Disturbed opens with its new single released a week before the album and fair to say Only Die Once instantly has attention gripped. Jensen’s voice is the first enticement, his warm slightly sandy tones soon joined by a theatre of rhythms and keys as a guitar weaves its own suggestive bait. There is drama in piano and bass too whilst instinctive infectiousness fuels vocals and the melodic coaxing hooking the senses whether in a controlled smoulder or a fiery blaze. As a sign of things to come across the album, the track simply blossoms and grows with every passing second; a crowd of instruments and sounds uniting in a fanfare of imagination and enterprise.

The outstanding start is matched by next up Trust Is My Anchor, a single released earlier this year which had us on board with real anticipation right then for what Disturbed would subsequently bring. Like the first, the song makes a gentle start, acoustic guitar aligning with Jensen’s ever appealing voice and like its predecessor a proposal which just opens up its sound and invention with every breath. Soon it roars with a robust rock pop temptation which sublimely ebbs and flows in intensity whilst increasing its hold on ears and appetite second by second. There is something of Billy Momo to the subdued moments of the track and a hint of R.E.M. in its bolder expulsions; both deliveries as compelling as the other as another pinnacle within the album is exposed.

Take My Heart and Go needs barely a breath to seize ears as a glorious gnarly tendril of sound winds around the senses, a flirtatious bassline and the caress of acoustic magnetism swiftly stepping up alongside. Mixing country flavoured rock and eagerly strolling indie pop, the track has the body bouncing and hips swaying in no time with the imagination employed by word and another rich tapestry of textures and invention. For personal tastes it is probably fair to say that the track just misses the heights of the pair before it but the pleasure loaded grin our faces during its presence each and every time reveals all and alone why with every listen Disturbed  becomes more essential.

Through the electric shimmer of Another Way Of Leaving, a proposition merging sixties psych and eighties pop in its tantalising soulful croon, and the Baroque kissed Unchanged captivation is intense and greedy. The second of the two especially bewitches with its shadowy reflection and perpetually rising crescendo of sound and endeavour, the strings which magnetically colour most tracks voraciously manipulative and rousing before And She’s There calms things a touch with its vibrant canter. It too is a tenaciously catchy enticement all the same though which imagining The Everlys and Walker Brothers born as one and breaking out today gives a sense of this superb slice of contagious pop.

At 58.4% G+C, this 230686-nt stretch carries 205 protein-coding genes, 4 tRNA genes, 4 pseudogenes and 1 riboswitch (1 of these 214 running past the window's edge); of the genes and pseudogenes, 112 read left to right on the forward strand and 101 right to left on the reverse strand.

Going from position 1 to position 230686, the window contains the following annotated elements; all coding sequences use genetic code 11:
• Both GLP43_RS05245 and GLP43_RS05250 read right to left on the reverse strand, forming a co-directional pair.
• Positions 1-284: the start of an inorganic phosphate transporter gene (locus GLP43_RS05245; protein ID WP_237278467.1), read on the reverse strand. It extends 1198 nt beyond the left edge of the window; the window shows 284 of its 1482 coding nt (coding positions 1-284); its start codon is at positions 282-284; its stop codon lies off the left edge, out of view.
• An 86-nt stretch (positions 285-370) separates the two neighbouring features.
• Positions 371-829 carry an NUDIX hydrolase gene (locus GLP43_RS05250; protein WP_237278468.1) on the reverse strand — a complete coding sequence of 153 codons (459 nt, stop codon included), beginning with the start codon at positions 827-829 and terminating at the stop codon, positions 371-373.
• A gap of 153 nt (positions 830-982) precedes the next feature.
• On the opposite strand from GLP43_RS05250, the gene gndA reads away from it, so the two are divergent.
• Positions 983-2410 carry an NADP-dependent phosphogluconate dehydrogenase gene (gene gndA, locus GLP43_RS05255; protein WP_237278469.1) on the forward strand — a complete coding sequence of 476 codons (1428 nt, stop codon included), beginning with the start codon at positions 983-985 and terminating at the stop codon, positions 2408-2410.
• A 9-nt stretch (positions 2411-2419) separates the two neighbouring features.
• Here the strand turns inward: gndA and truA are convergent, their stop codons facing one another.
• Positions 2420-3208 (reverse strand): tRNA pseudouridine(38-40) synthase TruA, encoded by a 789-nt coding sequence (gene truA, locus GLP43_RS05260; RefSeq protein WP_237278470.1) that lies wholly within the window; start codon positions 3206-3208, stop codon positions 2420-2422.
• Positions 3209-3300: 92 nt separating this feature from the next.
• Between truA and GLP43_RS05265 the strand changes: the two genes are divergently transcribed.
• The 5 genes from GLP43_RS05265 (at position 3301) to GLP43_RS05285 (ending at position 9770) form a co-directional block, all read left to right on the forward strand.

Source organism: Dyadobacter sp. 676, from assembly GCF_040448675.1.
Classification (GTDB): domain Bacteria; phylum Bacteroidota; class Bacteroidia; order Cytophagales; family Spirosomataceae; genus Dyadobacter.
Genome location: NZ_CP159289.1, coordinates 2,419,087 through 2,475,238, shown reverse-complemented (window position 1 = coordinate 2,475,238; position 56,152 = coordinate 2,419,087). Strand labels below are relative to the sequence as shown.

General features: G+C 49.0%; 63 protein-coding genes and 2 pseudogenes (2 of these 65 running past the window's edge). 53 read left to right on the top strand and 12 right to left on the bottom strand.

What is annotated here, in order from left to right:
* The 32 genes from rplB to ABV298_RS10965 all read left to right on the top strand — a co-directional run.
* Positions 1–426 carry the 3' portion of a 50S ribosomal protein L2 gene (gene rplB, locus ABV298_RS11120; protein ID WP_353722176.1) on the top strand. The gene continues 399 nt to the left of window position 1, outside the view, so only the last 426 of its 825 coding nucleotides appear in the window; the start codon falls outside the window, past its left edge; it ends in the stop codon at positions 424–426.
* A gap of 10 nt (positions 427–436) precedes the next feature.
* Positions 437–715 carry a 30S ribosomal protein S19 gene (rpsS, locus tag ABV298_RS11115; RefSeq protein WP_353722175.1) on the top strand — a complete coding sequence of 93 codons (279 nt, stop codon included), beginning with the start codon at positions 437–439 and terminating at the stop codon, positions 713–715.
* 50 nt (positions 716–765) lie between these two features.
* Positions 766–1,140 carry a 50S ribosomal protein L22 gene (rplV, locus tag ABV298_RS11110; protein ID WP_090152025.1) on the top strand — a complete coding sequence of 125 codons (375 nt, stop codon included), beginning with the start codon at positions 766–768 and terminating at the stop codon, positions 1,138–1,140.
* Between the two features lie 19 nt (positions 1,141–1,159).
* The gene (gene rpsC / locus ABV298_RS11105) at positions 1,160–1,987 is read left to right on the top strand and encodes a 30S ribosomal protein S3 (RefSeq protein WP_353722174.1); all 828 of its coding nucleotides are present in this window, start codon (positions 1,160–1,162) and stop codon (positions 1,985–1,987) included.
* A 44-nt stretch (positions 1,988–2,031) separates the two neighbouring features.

Thought gets the focus over body with the balladry of next up Looking Back For Something New, though it is hard not to sway to its melancholy lined tone and melodically intimate presence, while Run with at first a similar gait brews a contagion which has body and spirit rocking as again eighties funk/pop collude with electronic and creative drama. Both of the songs have a firm hand on ears and lustful attention though each is eclipsed by the bold exploits of Dangerzone, a theatre of rock pop which surely has to be the next single. Some tracks make you greedy for more, this is one for Jensen though one among quite a few to be honest but the show stealer of Disturbed for these ears.

The album concludes with I Carry My Cross, a beguiling dark folk/ country spectacle weaving in strands of gypsy, carnival and Latin rock which with its hypnotic funereal march is reason alone to take a chance on exploring one rousing release.